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Glossary

This glossary is arranged in alphabetical order. Click on a letter in left column or scroll down to search.

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Scholarship Trusts:

Available from independent associations, scholarship trusts operate much like an insurance fund. The income from all contributions is pooled in one large fund and is paid out to eligible children as they progress through post-secondary education. With this type of plan, a child may get more or less than their proportionate share of the pool.

Scholarship trusts often have restrictions. If the child does not attend a qualified post-secondary institution within certain time limits, the interest income is normally kept in the pool for the benefit of other plan holders. There may also be restrictions on changing beneficiaries.

Self-insurer:

A person, corporation or organization, which assumes all or part of a risk itself rather than use an insurer, government departments often self-insure.

Settlor/Donor:

The person who makes the decision to place, transfer or "settle" property by way of gift (usually either a gold coin or silver wafer) to the trustee or trustees who will manage and administer that property for the benefit of the beneficiaries in accordance with the governing trust document.

Single-Life Annuity:

This is an insurance-based contract that provides future payments at regular intervals in exchange for current premiums. Generally used as a supplement to retirement income and pays over the life of one individual, usually the retiree, with no rights of payment to any survivor.

Spousal Registered Retirement Savings Plan:

This is an RRSP owned by the spouse (plan holder) of the person contributing to it. Contributions to a spousal RRSP are given, not loaned. The contributor can direct up to 100% of eligible RRSP deposits into a spousal RRSP each and every year. Contributing to a spouses RRSP reduces the amount one can contribute to one's own RRSP, however, if the spouse is a lower income earner, it is an excellent way in which to split income for lower taxation in retirement years.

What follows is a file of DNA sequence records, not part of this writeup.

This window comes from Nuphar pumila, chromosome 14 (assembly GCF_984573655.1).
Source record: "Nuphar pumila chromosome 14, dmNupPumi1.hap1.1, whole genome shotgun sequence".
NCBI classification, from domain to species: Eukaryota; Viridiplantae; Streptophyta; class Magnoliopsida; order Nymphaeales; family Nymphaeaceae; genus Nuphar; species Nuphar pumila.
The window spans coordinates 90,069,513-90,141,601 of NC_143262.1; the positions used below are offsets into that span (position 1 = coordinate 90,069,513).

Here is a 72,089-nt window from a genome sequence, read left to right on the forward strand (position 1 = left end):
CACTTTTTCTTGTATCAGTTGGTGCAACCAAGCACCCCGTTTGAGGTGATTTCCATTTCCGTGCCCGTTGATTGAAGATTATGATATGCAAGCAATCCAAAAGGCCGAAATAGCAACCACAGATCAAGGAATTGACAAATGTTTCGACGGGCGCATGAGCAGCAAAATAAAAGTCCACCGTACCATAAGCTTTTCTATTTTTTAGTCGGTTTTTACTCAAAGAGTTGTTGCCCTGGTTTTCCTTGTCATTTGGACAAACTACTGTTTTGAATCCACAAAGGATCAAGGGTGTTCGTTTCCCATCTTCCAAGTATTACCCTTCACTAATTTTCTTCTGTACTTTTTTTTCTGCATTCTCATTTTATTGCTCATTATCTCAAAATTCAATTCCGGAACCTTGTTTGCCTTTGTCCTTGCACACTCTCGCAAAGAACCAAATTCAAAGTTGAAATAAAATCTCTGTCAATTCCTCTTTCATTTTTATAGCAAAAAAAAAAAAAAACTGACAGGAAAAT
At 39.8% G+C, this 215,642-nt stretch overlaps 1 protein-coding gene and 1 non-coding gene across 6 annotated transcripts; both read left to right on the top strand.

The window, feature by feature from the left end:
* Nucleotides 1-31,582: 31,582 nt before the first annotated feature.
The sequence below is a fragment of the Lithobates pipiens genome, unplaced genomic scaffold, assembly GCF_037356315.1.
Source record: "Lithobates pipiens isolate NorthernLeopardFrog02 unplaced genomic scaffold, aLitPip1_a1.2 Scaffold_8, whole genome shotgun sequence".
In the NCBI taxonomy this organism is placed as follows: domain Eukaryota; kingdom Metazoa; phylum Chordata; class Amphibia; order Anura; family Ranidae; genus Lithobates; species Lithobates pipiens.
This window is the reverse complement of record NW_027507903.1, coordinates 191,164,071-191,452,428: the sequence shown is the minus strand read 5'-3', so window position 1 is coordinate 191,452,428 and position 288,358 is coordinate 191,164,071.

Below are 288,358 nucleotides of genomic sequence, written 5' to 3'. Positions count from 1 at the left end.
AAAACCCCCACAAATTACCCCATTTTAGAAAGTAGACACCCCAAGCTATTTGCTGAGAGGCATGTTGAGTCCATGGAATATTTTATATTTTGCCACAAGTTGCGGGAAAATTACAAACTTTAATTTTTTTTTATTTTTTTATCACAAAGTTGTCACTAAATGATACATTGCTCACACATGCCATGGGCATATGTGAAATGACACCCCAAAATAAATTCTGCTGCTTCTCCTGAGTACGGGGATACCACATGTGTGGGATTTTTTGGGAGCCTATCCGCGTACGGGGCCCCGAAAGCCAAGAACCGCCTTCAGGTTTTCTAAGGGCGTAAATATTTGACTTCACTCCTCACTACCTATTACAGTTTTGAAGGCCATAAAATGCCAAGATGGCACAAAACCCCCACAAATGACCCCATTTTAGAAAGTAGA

Once the money is in the plan, it is under the spouse's (plan holder's) control. Amounts withdrawn from a spousal RRSP will be taxed back to the contributor if the withdrawal is made within 3 years of the contribution date.

Spousal Trust:

A spousal trust is one in which the testator provides that all of the income from the trust is paid to the spouse and that no one other than the spouse is entitled to the capital from the trust during the spouse's lifetime. After the spouse's death, the assets are to be distributed to the beneficiaries. There is no deemed disposition of capital assets transferred to a spousal trust, and the deemed disposition will apply upon the death of the beneficiary spouse.

Split Dollar Life Insurance:

The split dollar concept is usually associated with cash value life insurance where there is a death benefit and an accumulation of cash value. The basic premise is the sharing of the costs and benefits of a life insurance policy by two or more parties. Usually one party owns and pays for the insurance protection and the other owns and pays for the cash accumulation. There is no single way to structure a split dollar arrangement. The possible structures are limited only by the imagination of the parties involved.

Segregated Fund:

Sometimes called seg funds, segregated funds are the life insurance industry equivalent to a mutual fund with some differences. The term "Mutual Fund" is often used generically, to cover a wide variety of funds where the investment capital from a large number of investors is "pooled" together and invested into specific stocks, bonds, mortgages, etc.